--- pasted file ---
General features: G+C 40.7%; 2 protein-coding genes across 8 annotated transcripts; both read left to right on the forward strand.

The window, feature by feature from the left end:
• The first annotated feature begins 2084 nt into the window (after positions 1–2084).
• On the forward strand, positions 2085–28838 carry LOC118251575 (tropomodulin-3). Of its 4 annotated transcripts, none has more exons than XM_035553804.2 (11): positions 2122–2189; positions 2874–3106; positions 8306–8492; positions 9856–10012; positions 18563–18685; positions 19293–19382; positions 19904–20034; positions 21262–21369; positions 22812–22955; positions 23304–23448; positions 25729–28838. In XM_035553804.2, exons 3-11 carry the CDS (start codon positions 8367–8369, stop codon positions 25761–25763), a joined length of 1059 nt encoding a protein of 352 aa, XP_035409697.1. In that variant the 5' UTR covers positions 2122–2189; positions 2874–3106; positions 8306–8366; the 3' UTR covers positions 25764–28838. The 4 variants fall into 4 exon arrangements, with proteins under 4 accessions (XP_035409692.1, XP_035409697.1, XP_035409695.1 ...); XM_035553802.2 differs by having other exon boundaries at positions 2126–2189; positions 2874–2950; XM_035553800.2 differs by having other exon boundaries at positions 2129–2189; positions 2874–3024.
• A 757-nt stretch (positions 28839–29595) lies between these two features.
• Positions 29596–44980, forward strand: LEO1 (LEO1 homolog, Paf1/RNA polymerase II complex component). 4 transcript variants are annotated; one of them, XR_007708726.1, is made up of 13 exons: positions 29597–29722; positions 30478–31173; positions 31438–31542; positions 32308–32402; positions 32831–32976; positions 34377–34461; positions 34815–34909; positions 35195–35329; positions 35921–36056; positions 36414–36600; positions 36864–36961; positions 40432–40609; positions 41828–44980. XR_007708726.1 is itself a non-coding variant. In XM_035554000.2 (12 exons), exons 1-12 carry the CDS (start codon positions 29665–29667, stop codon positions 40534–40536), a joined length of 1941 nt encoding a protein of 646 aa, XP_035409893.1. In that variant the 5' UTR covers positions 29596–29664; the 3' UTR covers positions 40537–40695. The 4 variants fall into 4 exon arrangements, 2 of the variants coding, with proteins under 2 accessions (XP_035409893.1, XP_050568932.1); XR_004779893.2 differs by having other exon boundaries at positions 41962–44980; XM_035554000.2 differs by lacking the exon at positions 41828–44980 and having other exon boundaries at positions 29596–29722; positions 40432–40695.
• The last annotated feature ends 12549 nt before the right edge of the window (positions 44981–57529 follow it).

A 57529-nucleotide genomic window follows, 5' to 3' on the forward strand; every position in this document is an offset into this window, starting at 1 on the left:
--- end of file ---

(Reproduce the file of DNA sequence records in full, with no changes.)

General features: G+C 40.7%; 2 protein-coding genes across 8 annotated transcripts; both read left to right on the forward strand.

The window, feature by feature from the left end:
• The first annotated feature begins 2084 nt into the window (after positions 1–2084).
• On the forward strand, positions 2085–28838 carry LOC118251575 (tropomodulin-3). Of its 4 annotated transcripts, none has more exons than XM_035553804.2 (11): positions 2122–2189; positions 2874–3106; positions 8306–8492; positions 9856–10012; positions 18563–18685; positions 19293–19382; positions 19904–20034; positions 21262–21369; positions 22812–22955; positions 23304–23448; positions 25729–28838. In XM_035553804.2, exons 3-11 carry the CDS (start codon positions 8367–8369, stop codon positions 25761–25763), a joined length of 1059 nt encoding a protein of 352 aa, XP_035409697.1. In that variant the 5' UTR covers positions 2122–2189; positions 2874–3106; positions 8306–8366; the 3' UTR covers positions 25764–28838. The 4 variants fall into 4 exon arrangements, with proteins under 4 accessions (XP_035409692.1, XP_035409697.1, XP_035409695.1 ...); XM_035553802.2 differs by having other exon boundaries at positions 2126–2189; positions 2874–2950; XM_035553800.2 differs by having other exon boundaries at positions 2129–2189; positions 2874–3024.
• A 757-nt stretch (positions 28839–29595) lies between these two features.
• Positions 29596–44980, forward strand: LEO1 (LEO1 homolog, Paf1/RNA polymerase II complex component). 4 transcript variants are annotated; one of them, XR_007708726.1, is made up of 13 exons: positions 29597–29722; positions 30478–31173; positions 31438–31542; positions 32308–32402; positions 32831–32976; positions 34377–34461; positions 34815–34909; positions 35195–35329; positions 35921–36056; positions 36414–36600; positions 36864–36961; positions 40432–40609; positions 41828–44980. XR_007708726.1 is itself a non-coding variant. In XM_035554000.2 (12 exons), exons 1-12 carry the CDS (start codon positions 29665–29667, stop codon positions 40534–40536), a joined length of 1941 nt encoding a protein of 646 aa, XP_035409893.1. In that variant the 5' UTR covers positions 29596–29664; the 3' UTR covers positions 40537–40695. The 4 variants fall into 4 exon arrangements, 2 of the variants coding, with proteins under 2 accessions (XP_035409893.1, XP_050568932.1); XR_004779893.2 differs by having other exon boundaries at positions 41962–44980; XM_035554000.2 differs by lacking the exon at positions 41828–44980 and having other exon boundaries at positions 29596–29722; positions 40432–40695.
• The last annotated feature ends 12549 nt before the right edge of the window (positions 44981–57529 follow it).

A 57529-nucleotide genomic window follows, 5' to 3' on the forward strand; every position in this document is an offset into this window, starting at 1 on the left: